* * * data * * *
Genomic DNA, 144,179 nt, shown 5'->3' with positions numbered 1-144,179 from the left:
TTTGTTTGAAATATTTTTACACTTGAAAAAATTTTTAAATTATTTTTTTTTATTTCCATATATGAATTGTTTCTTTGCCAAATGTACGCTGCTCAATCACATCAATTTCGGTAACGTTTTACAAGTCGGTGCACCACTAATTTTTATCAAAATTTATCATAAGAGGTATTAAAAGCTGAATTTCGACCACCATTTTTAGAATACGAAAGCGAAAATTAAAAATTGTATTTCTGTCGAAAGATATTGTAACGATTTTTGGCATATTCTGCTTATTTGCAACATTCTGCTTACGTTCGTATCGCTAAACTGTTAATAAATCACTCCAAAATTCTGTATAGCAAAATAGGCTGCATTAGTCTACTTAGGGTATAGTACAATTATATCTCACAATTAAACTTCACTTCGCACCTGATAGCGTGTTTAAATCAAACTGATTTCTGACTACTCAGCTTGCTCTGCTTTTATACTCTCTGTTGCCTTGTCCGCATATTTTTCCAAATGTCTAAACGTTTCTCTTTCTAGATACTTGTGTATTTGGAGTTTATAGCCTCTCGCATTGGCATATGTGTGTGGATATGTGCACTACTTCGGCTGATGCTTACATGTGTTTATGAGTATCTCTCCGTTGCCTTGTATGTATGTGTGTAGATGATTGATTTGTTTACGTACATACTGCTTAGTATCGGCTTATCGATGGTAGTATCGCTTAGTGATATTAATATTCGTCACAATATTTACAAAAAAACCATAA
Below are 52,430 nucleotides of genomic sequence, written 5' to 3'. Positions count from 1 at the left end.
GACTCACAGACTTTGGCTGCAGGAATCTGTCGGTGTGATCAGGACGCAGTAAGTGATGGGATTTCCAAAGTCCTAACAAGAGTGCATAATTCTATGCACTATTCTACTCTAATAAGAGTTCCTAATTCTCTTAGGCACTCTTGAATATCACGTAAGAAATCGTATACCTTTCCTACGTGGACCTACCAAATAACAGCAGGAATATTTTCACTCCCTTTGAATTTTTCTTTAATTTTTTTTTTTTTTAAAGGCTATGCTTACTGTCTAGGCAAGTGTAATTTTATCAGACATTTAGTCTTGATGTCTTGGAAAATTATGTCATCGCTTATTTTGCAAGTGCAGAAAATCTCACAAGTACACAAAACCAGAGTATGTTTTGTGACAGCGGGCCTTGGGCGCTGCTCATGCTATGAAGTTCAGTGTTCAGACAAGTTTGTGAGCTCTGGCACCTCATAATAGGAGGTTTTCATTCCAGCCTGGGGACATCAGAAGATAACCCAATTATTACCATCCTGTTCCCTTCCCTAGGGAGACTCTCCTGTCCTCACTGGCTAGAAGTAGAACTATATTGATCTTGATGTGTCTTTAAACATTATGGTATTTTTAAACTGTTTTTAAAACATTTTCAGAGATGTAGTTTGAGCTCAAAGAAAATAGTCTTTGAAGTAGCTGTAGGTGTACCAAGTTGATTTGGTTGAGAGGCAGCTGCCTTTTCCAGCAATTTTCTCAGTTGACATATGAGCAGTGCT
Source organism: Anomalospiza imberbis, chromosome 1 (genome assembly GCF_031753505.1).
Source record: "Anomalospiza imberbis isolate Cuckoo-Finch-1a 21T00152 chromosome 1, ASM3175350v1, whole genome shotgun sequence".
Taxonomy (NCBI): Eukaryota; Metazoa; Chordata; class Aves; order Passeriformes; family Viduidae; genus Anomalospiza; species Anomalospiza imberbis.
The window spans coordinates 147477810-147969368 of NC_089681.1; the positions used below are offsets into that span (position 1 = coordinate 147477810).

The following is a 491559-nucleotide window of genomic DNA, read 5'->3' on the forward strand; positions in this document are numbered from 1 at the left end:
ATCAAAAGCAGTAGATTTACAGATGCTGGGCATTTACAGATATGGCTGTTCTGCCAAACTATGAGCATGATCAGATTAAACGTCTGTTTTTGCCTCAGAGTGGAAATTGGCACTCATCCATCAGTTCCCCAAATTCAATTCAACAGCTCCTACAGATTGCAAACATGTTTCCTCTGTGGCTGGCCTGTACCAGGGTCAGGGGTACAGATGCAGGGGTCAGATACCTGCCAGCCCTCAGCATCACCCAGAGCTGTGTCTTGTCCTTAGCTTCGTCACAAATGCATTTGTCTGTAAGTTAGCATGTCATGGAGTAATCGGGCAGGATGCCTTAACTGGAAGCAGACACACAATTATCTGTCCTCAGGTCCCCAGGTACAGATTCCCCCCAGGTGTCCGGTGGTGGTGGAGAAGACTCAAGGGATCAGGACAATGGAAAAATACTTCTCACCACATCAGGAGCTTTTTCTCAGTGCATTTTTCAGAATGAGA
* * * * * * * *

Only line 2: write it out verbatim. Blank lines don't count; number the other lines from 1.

TTTGTTTGAAATATTTTTACACTTGAAAAAATTTTTAAATTATTTTTTTTTATTTCCATATATGAATTGTTTCTTTGCCAAATGTACGCTGCTCAATCACATCAATTTCGGTAACGTTTTACAAGTCGGTGCACCACTAATTTTTATCAAAATTTATCATAAGAGGTATTAAAAGCTGAATTTCGACCACCATTTTTAGAATACGAAAGCGAAAATTAAAAATTGTATTTCTGTCGAAAGATATTGTAACGATTTTTGGCATATTCTGCTTATTTGCAACATTCTGCTTACGTTCGTATCGCTAAACTGTTAATAAATCACTCCAAAATTCTGTATAGCAAAATAGGCTGCATTAGTCTACTTAGGGTATAGTACAATTATATCTCACAATTAAACTTCACTTCGCACCTGATAGCGTGTTTAAATCAAACTGATTTCTGACTACTCAGCTTGCTCTGCTTTTATACTCTCTGTTGCCTTGTCCGCATATTTTTCCAAATGTCTAAACGTTTCTCTTTCTAGATACTTGTGTATTTGGAGTTTATAGCCTCTCGCATTGGCATATGTGTGTGGATATGTGCACTACTTCGGCTGATGCTTACATGTGTTTATGAGTATCTCTCCGTTGCCTTGTATGTATGTGTGTAGATGATTGATTTGTTTACGTACATACTGCTTAGTATCGGCTTATCGATGGTAGTATCGCTTAGTGATATTAATATTCGTCACAATATTTACAAAAAAACCATAA